Toth’s work has involved working with students, faculty, staff and community members in not only finding information—but showing them how to figure out where to get information that is reliable, accurate and academically sound.
When he first came to the University, he worked with social sciences faculty helping to develop that section of the library’s resources. His responsibilities have expanded over the years, including overseeing government documents and special collections.
Among other things, Toth has been in charge of the University’s archives, housed mostly on the second floor of the Library on the Forest Grove campus. Items in the temperature-controlled rooms include some 10,000 photographic and slide images, student newspapers and yearbooks dating back to the 1890s, the papers of the University’s first president, Sidney H. Marsh, minutes of Board of Trustees meetings and other items relating to Pacific’s history.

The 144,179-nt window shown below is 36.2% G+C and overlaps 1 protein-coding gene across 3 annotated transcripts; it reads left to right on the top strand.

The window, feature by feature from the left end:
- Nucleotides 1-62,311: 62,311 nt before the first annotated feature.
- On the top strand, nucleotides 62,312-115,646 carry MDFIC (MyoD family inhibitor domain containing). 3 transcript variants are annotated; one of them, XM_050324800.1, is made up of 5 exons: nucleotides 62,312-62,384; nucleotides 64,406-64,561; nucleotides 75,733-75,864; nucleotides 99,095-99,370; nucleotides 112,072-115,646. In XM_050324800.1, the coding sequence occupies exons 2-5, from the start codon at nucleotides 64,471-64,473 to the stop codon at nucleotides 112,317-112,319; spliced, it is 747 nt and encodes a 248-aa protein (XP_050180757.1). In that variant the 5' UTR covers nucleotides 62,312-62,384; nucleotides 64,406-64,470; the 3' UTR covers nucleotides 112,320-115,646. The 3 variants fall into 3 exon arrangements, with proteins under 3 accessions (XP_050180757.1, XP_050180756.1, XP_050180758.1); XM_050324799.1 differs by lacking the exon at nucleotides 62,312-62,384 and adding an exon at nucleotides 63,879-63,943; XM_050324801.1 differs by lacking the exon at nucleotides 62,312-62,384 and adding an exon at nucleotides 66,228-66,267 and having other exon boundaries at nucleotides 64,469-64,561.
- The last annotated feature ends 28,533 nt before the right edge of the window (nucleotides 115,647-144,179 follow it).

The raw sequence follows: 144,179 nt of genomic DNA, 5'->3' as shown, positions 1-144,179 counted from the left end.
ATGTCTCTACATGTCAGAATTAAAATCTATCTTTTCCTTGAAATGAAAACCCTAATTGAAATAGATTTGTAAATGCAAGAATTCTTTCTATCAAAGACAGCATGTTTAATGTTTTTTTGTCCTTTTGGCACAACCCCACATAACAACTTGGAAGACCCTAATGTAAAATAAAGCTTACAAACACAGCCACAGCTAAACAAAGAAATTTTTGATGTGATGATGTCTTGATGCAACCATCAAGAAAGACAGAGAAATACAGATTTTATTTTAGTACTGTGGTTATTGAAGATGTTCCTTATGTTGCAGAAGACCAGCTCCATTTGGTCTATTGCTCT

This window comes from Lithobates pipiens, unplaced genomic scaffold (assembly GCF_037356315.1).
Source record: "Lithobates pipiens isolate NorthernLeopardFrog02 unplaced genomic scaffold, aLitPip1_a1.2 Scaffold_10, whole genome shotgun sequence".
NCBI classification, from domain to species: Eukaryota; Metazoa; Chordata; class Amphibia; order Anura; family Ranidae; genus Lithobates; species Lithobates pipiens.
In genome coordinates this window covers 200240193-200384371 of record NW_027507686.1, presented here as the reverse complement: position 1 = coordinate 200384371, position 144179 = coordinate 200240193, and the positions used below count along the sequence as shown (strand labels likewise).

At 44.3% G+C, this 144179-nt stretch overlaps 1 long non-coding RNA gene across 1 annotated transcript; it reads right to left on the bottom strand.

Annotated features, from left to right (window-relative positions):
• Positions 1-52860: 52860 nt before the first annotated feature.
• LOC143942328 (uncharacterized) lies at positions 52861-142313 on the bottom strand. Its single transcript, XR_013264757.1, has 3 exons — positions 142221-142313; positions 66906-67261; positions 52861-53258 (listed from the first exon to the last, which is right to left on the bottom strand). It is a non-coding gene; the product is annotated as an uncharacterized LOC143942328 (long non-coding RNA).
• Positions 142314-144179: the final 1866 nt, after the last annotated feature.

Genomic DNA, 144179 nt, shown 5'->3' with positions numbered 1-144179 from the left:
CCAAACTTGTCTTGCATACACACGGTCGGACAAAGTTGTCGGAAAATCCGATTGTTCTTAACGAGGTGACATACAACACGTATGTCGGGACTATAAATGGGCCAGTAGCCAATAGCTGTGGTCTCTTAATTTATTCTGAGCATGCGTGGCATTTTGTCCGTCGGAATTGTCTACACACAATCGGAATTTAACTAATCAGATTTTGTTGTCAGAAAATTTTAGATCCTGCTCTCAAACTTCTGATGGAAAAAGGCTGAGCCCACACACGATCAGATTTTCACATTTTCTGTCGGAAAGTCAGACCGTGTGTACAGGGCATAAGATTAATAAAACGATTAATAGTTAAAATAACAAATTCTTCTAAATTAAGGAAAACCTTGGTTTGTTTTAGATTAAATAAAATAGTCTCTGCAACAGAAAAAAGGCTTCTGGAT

Toth has recently also been involved in a joint project with the Washington County Museum which will result in a digital library of historic photographs illustrating the history and development of Washington County.
When asked what he would miss most, he said, “I will certainly miss the interaction with faculty colleagues and students,” adding, “Work in the Library is very much a collective effort. Any personal success I may have achieved is owed to successful collaboration with my colleagues.
“Once an item is identified for addition to the collection it needs to be ordered, processed, cataloged, shelved etc. before it becomes usable. All of this work requires the coordinated efforts of a number of dedicated individuals all working toward a common end—improving the library’s collections and services,” he said.
Among his more memorable moments, Toth told of “the day the HVAC compressor on the second floor of the Scott Library caught fire and I got to pull the pin on one of the library's fire extinguishers.” Another, time there was an ant invasion in the Scott Library and “an early morning encounter with one of the free-ranging raccoons that used to call our campus home.”
As for life after retirement, Toth said he is pondering volunteer activities, travel with his wife and home and yard projects. However, the librarian who often rode his BMW motorcycle to work and posted pictures of old motorcycles and riders in his office is likely thinking the most of opportunities ahead to ride.